Historically, challenges like inequality, circumstances of abuse, lack of opportunities and patriarchal mindset of our societies have deprived women of their personal development, economic independence and realizing their full potential.
AALI believes that women can be the pillar of strength and resilience for their communities and they have immense potential of leadership. Building women leadership is not only critical to the empowerment of individual women, but also for the empowerment of families, communities and societies. Our communities need active contribution from women in all matters, public and political.
AALI started its ‘Women Leadership Program’ from Azamgarh district in Uttar Pradesh in the year 2009, and later expanded to Varanasi district in the year 2017.
The ‘Women leadership Program’ aims to develop Community leaders as ‘change agents’ in their own community. The program focuses on building leadership skills of women so they can be the change agents for achieving the social changes required for sustainable development.
AALI builds awareness and capacity of selected women leaders on Gender and Patriarchy, Constitutional rights, Rights and Entitlements, Access to social protection schemes etc. AALI encourages the leadership and participation of women in the matters of governance in their communities and on all issues that affect their lives, including Gender Based Violence, Women’s autonomy and agency, Right to Choice, Decision making power etc.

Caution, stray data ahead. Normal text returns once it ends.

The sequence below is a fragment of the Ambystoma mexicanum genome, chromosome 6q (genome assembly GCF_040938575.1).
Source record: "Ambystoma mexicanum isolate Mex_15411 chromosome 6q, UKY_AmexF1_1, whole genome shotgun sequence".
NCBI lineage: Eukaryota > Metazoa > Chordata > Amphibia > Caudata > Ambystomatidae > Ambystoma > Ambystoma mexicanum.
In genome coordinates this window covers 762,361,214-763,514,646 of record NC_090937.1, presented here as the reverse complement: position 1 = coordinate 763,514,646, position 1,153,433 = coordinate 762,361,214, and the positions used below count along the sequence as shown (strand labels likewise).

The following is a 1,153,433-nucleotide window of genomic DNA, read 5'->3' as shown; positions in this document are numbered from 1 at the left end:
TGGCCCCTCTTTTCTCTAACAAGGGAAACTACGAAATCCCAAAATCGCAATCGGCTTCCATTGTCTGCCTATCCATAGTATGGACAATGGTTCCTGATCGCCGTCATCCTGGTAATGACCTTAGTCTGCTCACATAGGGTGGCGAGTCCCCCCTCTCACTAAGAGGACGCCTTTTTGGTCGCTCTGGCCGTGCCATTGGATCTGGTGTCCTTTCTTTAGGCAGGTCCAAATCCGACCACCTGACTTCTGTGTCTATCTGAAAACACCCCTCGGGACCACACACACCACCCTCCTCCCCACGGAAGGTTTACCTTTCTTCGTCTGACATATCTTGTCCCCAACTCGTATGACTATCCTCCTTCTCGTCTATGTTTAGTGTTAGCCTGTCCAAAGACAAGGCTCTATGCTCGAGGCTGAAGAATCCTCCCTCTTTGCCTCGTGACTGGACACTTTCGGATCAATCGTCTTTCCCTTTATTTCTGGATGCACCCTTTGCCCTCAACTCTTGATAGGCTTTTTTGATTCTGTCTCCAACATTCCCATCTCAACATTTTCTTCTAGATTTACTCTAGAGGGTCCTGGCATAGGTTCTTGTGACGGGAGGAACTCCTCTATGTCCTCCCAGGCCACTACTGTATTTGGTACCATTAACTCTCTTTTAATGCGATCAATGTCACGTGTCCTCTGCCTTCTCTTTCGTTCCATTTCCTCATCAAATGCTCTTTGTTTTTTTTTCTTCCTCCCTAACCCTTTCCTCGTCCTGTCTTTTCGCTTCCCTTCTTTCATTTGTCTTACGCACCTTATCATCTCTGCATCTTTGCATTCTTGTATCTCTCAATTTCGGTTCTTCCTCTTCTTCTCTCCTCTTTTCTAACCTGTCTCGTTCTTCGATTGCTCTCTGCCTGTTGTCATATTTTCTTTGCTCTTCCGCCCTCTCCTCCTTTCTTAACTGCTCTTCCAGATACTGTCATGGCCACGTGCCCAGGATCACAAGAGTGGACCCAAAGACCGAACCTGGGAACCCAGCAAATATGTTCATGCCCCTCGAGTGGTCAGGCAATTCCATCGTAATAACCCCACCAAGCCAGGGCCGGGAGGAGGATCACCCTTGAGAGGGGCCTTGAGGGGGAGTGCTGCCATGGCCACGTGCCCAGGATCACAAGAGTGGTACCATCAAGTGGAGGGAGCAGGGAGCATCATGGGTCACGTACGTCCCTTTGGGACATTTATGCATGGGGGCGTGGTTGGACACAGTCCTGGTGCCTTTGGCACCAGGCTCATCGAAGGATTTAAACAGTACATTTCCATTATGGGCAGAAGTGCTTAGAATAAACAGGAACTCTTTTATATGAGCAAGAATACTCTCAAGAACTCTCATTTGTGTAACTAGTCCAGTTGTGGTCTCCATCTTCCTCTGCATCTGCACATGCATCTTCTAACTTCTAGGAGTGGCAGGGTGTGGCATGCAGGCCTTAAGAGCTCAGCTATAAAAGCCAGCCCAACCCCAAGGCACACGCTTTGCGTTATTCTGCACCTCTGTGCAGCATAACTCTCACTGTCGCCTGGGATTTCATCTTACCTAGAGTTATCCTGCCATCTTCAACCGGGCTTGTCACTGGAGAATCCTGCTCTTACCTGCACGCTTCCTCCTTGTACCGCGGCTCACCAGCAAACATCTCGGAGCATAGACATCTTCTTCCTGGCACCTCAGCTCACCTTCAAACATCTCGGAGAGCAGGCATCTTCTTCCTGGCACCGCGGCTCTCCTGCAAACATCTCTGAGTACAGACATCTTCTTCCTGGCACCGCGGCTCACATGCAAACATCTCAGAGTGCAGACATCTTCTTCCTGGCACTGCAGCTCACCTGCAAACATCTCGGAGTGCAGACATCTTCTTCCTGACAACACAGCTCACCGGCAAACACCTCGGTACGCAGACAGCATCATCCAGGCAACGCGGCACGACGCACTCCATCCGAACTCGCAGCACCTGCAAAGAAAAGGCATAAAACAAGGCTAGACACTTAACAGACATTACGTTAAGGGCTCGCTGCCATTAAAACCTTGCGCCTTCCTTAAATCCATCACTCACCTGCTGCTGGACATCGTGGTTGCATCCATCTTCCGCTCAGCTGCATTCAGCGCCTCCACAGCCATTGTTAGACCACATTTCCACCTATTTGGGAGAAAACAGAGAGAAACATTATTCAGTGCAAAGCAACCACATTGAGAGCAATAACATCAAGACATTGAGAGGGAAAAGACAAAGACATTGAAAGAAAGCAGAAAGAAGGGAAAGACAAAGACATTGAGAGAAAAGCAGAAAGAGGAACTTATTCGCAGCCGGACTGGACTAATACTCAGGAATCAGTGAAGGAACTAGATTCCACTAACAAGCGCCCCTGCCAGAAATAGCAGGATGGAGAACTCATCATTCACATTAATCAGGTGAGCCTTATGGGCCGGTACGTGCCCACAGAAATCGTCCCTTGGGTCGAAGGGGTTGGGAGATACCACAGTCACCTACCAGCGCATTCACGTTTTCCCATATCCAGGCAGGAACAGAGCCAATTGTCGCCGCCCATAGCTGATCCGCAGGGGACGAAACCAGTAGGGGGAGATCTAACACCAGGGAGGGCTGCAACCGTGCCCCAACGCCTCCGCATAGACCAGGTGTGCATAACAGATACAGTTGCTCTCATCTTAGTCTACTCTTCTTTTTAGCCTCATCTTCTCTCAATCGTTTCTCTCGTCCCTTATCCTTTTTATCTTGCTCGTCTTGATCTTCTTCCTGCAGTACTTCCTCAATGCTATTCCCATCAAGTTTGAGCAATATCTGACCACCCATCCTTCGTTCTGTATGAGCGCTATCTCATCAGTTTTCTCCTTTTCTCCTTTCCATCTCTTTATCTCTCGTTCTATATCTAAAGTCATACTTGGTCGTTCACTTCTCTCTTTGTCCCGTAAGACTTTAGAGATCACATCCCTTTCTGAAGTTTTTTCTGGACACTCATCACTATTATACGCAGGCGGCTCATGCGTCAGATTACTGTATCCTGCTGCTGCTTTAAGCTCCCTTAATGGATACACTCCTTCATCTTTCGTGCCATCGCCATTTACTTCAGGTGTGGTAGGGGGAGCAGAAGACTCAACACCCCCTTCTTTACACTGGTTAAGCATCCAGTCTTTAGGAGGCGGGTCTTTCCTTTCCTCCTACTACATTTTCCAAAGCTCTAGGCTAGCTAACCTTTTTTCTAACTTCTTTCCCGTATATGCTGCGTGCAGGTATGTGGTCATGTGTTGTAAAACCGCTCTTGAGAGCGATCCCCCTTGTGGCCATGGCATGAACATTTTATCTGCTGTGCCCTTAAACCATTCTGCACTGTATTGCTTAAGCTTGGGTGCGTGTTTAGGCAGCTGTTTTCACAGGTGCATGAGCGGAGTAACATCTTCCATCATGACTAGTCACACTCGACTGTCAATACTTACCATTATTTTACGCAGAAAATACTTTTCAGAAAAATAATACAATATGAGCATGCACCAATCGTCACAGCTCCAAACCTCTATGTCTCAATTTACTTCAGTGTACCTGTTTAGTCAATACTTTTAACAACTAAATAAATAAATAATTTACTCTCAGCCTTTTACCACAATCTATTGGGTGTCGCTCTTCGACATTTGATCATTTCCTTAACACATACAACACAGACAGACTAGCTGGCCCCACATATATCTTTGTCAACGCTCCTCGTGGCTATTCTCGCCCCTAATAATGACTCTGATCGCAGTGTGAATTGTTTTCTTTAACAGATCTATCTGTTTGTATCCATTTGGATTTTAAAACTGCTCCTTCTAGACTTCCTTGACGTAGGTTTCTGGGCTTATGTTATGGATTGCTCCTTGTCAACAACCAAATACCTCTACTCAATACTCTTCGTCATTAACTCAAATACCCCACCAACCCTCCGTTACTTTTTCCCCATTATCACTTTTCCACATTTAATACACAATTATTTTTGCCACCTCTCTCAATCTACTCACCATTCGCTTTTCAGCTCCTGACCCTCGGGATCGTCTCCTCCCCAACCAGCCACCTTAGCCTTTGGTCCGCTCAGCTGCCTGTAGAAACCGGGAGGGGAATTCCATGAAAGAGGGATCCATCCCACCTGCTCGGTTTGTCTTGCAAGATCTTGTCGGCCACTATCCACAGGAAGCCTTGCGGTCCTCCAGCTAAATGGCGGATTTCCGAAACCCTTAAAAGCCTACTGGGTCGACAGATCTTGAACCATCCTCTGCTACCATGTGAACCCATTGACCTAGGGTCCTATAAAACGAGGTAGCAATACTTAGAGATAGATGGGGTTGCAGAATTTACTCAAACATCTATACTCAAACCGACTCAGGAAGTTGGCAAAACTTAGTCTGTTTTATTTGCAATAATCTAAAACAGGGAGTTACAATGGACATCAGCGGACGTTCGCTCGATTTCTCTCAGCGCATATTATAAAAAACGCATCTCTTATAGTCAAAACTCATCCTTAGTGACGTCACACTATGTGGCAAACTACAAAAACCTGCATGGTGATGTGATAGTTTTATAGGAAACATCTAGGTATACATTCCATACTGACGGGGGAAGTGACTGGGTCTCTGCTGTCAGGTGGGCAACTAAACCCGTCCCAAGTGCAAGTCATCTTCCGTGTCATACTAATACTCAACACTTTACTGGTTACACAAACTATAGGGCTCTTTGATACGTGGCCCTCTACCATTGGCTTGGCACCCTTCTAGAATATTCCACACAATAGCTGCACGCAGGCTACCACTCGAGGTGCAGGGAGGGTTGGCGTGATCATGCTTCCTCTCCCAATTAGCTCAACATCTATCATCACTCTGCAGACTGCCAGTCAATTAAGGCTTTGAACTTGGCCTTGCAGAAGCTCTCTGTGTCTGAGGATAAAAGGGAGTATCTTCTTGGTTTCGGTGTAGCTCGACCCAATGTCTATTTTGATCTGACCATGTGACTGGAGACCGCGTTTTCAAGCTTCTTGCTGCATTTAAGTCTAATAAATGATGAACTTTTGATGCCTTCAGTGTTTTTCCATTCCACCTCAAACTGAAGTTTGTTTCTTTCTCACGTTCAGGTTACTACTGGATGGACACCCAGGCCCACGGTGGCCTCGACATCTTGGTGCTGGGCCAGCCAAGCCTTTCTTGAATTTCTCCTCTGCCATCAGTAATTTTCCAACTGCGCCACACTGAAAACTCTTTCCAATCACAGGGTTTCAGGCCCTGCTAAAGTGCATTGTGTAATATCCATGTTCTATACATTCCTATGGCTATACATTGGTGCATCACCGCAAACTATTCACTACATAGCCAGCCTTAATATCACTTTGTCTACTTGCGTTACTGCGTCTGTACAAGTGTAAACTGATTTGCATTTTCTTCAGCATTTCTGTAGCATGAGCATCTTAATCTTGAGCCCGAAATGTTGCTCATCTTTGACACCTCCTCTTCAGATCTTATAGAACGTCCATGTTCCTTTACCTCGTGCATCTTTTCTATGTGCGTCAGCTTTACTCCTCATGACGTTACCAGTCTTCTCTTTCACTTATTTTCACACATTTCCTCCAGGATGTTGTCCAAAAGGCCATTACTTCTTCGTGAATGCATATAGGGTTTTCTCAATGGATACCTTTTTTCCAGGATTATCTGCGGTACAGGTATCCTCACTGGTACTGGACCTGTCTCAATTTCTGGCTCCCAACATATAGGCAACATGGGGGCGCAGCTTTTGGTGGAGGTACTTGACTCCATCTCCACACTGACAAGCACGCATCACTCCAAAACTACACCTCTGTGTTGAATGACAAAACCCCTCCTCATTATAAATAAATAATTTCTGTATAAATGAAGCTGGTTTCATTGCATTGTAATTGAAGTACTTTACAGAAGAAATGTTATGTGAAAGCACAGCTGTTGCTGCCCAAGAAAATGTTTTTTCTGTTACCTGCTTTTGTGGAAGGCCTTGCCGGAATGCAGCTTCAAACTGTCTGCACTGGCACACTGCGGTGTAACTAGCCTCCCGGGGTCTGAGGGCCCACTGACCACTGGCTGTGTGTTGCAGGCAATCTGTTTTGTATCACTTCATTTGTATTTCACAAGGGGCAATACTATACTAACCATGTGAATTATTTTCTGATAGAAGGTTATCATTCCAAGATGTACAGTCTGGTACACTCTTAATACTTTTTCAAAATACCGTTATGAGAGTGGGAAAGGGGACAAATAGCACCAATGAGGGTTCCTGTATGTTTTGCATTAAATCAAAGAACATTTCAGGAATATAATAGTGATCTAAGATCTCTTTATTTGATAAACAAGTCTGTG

Key activities undertaken under the women leadership program are:
A girl who has attained the age of discretion and was on the verge of attaining majority and is capable of knowing what was good and what was bad for her, cannot be said to be a victim of inducement. … In such circumstances, desire of the girl/victim is required to be seen.